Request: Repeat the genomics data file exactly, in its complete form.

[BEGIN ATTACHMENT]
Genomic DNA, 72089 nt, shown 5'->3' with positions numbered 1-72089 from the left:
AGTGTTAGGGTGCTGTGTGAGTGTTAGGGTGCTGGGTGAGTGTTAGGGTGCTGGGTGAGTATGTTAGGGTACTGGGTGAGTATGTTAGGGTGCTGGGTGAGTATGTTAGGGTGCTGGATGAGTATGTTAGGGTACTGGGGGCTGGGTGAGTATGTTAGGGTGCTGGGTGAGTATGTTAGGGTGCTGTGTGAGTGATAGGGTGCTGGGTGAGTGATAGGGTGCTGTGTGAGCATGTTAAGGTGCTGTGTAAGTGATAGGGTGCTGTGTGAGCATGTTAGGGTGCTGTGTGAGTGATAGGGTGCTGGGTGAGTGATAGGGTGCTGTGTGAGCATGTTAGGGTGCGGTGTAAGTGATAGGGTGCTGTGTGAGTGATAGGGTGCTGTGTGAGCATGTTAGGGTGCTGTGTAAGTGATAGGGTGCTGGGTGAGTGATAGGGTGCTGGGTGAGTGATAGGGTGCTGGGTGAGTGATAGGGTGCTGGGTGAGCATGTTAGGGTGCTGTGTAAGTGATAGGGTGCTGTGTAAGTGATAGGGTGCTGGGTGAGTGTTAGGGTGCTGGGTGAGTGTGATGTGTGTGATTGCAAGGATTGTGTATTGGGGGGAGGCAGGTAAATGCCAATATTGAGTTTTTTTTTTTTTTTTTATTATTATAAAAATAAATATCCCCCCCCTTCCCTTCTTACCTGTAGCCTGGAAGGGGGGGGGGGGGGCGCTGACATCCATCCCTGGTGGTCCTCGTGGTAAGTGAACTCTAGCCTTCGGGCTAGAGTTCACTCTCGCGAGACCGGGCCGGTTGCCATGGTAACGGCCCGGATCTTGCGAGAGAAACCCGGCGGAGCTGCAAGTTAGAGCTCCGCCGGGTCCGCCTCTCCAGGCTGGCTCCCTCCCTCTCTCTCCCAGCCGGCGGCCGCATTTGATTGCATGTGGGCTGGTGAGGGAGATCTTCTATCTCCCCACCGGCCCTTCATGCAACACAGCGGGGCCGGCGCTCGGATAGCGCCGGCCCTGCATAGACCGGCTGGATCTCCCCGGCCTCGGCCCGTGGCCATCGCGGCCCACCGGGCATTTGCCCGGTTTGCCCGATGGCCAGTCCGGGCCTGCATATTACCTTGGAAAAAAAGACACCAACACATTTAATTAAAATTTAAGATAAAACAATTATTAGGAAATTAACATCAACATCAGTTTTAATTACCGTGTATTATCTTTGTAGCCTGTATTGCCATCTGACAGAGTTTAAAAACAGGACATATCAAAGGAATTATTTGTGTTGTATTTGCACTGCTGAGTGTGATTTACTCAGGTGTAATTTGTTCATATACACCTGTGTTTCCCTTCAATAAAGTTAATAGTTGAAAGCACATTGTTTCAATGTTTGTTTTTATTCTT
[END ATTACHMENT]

Genomic DNA, 72089 nt, shown 5'->3' with positions numbered 1-72089 from the left:
AGTGTTAGGGTGCTGTGTGAGTGTTAGGGTGCTGGGTGAGTGTTAGGGTGCTGGGTGAGTATGTTAGGGTACTGGGTGAGTATGTTAGGGTGCTGGGTGAGTATGTTAGGGTGCTGGATGAGTATGTTAGGGTACTGGGGGCTGGGTGAGTATGTTAGGGTGCTGGGTGAGTATGTTAGGGTGCTGTGTGAGTGATAGGGTGCTGGGTGAGTGATAGGGTGCTGTGTGAGCATGTTAAGGTGCTGTGTAAGTGATAGGGTGCTGTGTGAGCATGTTAGGGTGCTGTGTGAGTGATAGGGTGCTGGGTGAGTGATAGGGTGCTGTGTGAGCATGTTAGGGTGCGGTGTAAGTGATAGGGTGCTGTGTGAGTGATAGGGTGCTGTGTGAGCATGTTAGGGTGCTGTGTAAGTGATAGGGTGCTGGGTGAGTGATAGGGTGCTGGGTGAGTGATAGGGTGCTGGGTGAGTGATAGGGTGCTGGGTGAGCATGTTAGGGTGCTGTGTAAGTGATAGGGTGCTGTGTAAGTGATAGGGTGCTGGGTGAGTGTTAGGGTGCTGGGTGAGTGTGATGTGTGTGATTGCAAGGATTGTGTATTGGGGGGAGGCAGGTAAATGCCAATATTGAGTTTTTTTTTTTTTTTTTATTATTATAAAAATAAATATCCCCCCCCTTCCCTTCTTACCTGTAGCCTGGAAGGGGGGGGGGGGGGCGCTGACATCCATCCCTGGTGGTCCTCGTGGTAAGTGAACTCTAGCCTTCGGGCTAGAGTTCACTCTCGCGAGACCGGGCCGGTTGCCATGGTAACGGCCCGGATCTTGCGAGAGAAACCCGGCGGAGCTGCAAGTTAGAGCTCCGCCGGGTCCGCCTCTCCAGGCTGGCTCCCTCCCTCTCTCTCCCAGCCGGCGGCCGCATTTGATTGCATGTGGGCTGGTGAGGGAGATCTTCTATCTCCCCACCGGCCCTTCATGCAACACAGCGGGGCCGGCGCTCGGATAGCGCCGGCCCTGCATAGACCGGCTGGATCTCCCCGGCCTCGGCCCGTGGCCATCGCGGCCCACCGGGCATTTGCCCGGTTTGCCCGATGGCCAGTCCGGGCCTGCATATTACCTTGGAAAAAAAGACACCAACACATTTAATTAAAATTTAAGATAAAACAATTATTAGGAAATTAACATCAACATCAGTTTTAATTACCGTGTATTATCTTTGTAGCCTGTATTGCCATCTGACAGAGTTTAAAAACAGGACATATCAAAGGAATTATTTGTGTTGTATTTGCACTGCTGAGTGTGATTTACTCAGGTGTAATTTGTTCATATACACCTGTGTTTCCCTTCAATAAAGTTAATAGTTGAAAGCACATTGTTTCAATGTTTGTTTTTATTCTT